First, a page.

As usual, the data tend to move on expected income and labor market issues. In this case, the percentage of respondents saying that business conditions were bad rose from 23.0 percent to 25.2 percent, somewhat offsetting the improvement in those saying conditions were good (up from 19.5 percent to 19.9 percent). Likewise, more than one-third of respondents continue to suggest that jobs are hard to get, and the percentage expecting higher incomes in the coming months dropped from 15.7 percent to 14.9 percent.
The reduction in consumer confidence weighed heavily on buying intentions. The percentage of respondents planning to purchase a home (down from 5.5 percent to 5.0 percent), automobile (down from 11.9 percent to 11.5 percent) or appliance (down from 50.5 percent to 45.4 percent) were all lower. As such, these survey responses are in contrast to the more positive retail sales numbers released last week for October.
Conference Board Leading IndicatorsThe Conference Board reported that the LEI rose 0.2 percent in October, the fourth straight month of gains. The main drivers of October’s growth were increased building permits, a rising stock market, favorable credit conditions and the interest rate spread. Manufacturing activity provided a modest contribution to the monthly increase, with continuing strength in new orders. There were also factors that weakened the LEI in October, including reduced consumer confidence and increases in average weekly unemployment claims.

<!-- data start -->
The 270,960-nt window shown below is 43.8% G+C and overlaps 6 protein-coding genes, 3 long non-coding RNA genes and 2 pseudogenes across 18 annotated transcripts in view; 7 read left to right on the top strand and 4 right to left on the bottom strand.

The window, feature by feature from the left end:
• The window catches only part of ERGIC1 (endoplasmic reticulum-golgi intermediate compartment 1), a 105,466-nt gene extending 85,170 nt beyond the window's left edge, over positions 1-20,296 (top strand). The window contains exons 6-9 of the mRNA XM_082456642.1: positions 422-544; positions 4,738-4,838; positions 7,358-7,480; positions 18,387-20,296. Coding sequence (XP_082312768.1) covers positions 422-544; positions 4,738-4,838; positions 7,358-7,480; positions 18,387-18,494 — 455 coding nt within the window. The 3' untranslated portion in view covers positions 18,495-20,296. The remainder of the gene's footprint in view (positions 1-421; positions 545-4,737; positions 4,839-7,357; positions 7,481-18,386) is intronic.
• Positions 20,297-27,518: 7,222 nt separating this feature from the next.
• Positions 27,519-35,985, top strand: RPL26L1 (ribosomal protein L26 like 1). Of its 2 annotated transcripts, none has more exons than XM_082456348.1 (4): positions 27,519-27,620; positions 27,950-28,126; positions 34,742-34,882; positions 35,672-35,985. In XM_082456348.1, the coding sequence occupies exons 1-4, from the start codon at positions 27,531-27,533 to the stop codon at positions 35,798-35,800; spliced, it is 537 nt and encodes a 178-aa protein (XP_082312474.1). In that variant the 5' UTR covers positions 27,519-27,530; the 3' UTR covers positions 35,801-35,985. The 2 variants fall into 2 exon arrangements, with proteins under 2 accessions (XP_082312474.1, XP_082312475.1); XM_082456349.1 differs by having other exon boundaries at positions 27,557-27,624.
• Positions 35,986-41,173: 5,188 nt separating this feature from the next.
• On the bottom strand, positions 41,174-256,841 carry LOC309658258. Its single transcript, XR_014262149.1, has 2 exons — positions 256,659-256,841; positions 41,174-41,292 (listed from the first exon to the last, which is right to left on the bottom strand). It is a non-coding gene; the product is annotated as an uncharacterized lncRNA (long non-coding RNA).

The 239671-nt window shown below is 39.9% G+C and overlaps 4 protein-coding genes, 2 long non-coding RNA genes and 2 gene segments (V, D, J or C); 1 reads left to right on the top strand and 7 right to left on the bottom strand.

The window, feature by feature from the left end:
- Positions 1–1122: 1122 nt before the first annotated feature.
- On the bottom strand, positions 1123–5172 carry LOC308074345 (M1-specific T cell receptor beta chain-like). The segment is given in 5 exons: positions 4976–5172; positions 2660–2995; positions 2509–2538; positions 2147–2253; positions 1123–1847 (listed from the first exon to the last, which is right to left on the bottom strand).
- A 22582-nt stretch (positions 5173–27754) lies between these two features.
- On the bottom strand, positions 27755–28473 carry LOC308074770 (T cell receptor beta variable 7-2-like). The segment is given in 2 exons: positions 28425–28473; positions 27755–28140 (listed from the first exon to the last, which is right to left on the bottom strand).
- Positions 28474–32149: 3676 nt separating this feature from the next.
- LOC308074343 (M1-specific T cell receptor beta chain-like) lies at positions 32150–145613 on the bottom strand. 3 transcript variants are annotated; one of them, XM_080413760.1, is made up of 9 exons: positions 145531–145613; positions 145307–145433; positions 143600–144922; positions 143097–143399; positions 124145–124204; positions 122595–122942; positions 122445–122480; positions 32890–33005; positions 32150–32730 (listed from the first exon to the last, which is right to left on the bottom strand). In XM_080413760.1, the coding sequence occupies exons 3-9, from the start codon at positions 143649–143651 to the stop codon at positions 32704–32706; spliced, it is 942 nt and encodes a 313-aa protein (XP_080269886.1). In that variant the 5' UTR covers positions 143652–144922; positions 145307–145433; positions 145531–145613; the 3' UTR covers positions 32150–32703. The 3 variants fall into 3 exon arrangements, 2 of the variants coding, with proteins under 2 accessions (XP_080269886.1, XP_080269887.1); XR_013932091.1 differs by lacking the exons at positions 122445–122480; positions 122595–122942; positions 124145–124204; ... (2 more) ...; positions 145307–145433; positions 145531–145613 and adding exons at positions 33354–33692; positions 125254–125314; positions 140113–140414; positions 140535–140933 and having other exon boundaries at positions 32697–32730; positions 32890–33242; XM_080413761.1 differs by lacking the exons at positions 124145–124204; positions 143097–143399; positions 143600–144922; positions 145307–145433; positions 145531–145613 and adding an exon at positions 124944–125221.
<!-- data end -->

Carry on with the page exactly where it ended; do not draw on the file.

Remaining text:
Putting the data in perspective, Conference Board Economist Ken Goldstein said, “Overall, the data reflect strengthening conditions in the underlying economy. However, headwinds still persist from the labor market, accompanied by business caution and concern about federal budget battles. The biggest challenge to date has been relatively weak consumer demand, which continues to be restrained by weak wage growth and slumping confidence.”
Meanwhile, the Coincident Economic Index (CEI), which assesses current economic conditions, also rose 0.2 percent in October. It was the third consecutive monthly increase, building on September’s 0.3 percent gain. The CEI had positive contributions from growth in nonfarm payrolls, personal income and manufacturing and trade sales. However, industrial production, which was off 0.1 percent in October, subtracted a little from the CEI. Decreased output stemmed largely from weaknesses in the mining and utilities sectors, with manufacturing production up 0.3 percent.